Starting Your Own Sweet Potato Slips

26 Oct
Starting Your Own Sweet Potato Slips

“The wise gardener anticipates June in January.”  –Unknown

We had such success last year with our sweet potatoes (see Sweet Potato Surprise) that we decided to try them again this year.  But this time, we wanted to grow even the slips ourselves.  After some internet research, we had a plan. Molly even decided to make it into a 4-H project, so we documented it well.

Day 1Growing your own sweet potatoes takes time, and as the quote above says, you have to plan ahead.  On a bleak day in February, we chose a few promising sweet potatoes from our remaining stock, skewered them, and propped them in a mason jar filled with water (we used a half-gallon size). You want to skewer them closer to one end so that most of the tuber is in the water. Set it on a sunny window sill and wait.


Day 49–some nice roots and vines which are ready to break off.

After a while, tiny, white roots should appear.  (Note: we started with 2 potatoes, and one never rooted, so we switched it out, but the new one was a bit behind. You might want to start with one more potato than you think you will need, just in case.) After the roots have established, green shoots will begin to appear and stretch toward the sun.

apr 23

Day 62–it takes about 2 months to get to the point where the vines are ready to plant.









When the the vines have reached a length of 6-12 inches, gently break them off at the base and place them into a jar of water. When they have rooted well, they are ready to plant.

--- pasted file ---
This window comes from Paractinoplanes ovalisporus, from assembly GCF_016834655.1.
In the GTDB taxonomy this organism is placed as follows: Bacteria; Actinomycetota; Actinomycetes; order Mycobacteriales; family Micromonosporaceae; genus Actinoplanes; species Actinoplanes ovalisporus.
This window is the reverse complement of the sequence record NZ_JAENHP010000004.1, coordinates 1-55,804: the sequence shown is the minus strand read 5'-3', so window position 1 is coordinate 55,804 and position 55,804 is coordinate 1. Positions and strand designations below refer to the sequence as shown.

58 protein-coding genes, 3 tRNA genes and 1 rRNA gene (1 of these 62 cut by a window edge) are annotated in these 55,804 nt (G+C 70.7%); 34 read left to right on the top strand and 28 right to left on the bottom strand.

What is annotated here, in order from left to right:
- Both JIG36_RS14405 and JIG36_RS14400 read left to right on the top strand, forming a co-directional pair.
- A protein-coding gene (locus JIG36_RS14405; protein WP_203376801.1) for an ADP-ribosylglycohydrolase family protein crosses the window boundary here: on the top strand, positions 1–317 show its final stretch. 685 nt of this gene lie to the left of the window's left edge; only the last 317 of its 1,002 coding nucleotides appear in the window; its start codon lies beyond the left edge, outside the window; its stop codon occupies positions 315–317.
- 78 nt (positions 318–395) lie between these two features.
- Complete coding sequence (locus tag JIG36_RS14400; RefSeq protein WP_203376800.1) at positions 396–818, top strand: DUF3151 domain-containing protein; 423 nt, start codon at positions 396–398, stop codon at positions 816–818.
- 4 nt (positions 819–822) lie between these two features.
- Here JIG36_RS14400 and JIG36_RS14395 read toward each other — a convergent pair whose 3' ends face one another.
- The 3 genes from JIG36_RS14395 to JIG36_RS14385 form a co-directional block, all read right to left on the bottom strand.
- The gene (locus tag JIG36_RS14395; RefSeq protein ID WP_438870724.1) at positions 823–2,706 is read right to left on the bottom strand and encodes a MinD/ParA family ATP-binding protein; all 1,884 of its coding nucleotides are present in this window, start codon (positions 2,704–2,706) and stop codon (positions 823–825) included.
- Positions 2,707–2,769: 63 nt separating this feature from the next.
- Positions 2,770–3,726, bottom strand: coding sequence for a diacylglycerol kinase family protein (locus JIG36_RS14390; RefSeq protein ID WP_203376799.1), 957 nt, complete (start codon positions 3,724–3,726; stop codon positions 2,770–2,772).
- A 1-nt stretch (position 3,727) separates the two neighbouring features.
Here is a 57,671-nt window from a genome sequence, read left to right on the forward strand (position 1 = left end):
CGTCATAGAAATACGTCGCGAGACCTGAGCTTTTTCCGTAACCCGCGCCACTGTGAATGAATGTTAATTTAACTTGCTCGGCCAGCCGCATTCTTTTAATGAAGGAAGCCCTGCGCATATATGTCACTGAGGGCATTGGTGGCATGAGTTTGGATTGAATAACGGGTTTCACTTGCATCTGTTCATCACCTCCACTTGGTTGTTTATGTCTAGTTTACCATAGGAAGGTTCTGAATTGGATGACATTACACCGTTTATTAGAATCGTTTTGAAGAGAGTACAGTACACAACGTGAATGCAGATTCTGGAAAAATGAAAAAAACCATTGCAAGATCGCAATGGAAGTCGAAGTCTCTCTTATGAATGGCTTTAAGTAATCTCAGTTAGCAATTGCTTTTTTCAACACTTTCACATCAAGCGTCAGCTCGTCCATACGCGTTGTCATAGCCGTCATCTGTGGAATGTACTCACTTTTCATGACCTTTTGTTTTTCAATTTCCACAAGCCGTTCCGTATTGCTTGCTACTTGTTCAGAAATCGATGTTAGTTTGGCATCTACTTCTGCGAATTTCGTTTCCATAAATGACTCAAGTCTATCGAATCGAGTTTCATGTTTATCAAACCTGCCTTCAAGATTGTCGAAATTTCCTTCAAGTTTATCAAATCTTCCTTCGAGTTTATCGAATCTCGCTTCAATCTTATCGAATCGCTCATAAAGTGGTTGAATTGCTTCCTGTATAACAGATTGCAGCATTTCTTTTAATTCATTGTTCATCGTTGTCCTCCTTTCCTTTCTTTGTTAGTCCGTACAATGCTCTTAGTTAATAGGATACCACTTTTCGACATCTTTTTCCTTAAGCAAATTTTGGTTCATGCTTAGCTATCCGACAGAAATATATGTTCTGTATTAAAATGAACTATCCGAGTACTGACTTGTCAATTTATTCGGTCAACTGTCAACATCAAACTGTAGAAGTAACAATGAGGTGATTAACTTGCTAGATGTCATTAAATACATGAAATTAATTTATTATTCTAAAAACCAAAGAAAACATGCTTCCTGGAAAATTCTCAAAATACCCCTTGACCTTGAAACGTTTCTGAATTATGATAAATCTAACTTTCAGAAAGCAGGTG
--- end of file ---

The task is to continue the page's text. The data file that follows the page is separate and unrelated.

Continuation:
Whether you use a pot or a garden plot, make sure the soil is about 8 inches deep and water well.  Sweet potatoes are viney, so be prepared for them to spread.  Because the vines are quite pretty, some people use them as both a ground cover and a vegetable.  When the leaves begin to yellow, you are ready to go treasure hunting. Molly and I harvested another 50 pounds this year, all from the vines from last year’s crop. How’s that for cost efficient?!

April 23

Newly planted slips in compost-rich dirt

Jul 12

Beautiful vines with treasure hidden beneath.









P.S. In case you were wondering, Molly won a blue ribbon for her 4-H sweet potato project!

Click here to read the post on how to harvest and store sweet potatoes!


Posted by on October 26, 2014 in Farm Life


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9 responses to “Starting Your Own Sweet Potato Slips

  1. Christie

    October 27, 2014 at 2:37 AM

    Love the Santarelli’s ever-increasing resourcefulness!!

    • amysanta

      October 27, 2014 at 4:00 PM

      Thank you, Christie!

  2. Laura

    October 27, 2014 at 6:02 AM

    So glad you posted this! It’s got me thinking for Feb. So store bought organic sweet potatoes would work? Really enjoy your posts!!! You and your family are such an inspiration!

    • amysanta

      October 27, 2014 at 4:01 PM

      Yes, store-bought should work fine. Sometimes they spray things on vegetables to keep them from sprouting, but I don’t think they do that to organic.

  3. hannahabell1013

    October 27, 2014 at 6:27 AM

    Those look great! I’m so glad sweet potato slip growing was a success for you. And congratulations to Molly! =D

    • amysanta

      October 27, 2014 at 4:02 PM

      Thanks, Hannah! Appreciate your comments.

  4. Grandma S.

    October 27, 2014 at 9:18 AM

    Hurray for the Amy/Molly project! Not only did you re-cycle the old sweet potatoes, you economically planted your garden and created a wonderful, prize-winning, 4-H endeavor.

  5. amysanta

    October 27, 2014 at 4:03 PM

    Thanks, Grandma S! Yes, it was very gratifying to grow them all from our own produce. Makes me happy!

  6. Mary Conley

    October 29, 2014 at 1:24 PM

    Great blog! Can it get any better than growing something so nutritious without even having to buy the plants or seeds! Such satisfaction!


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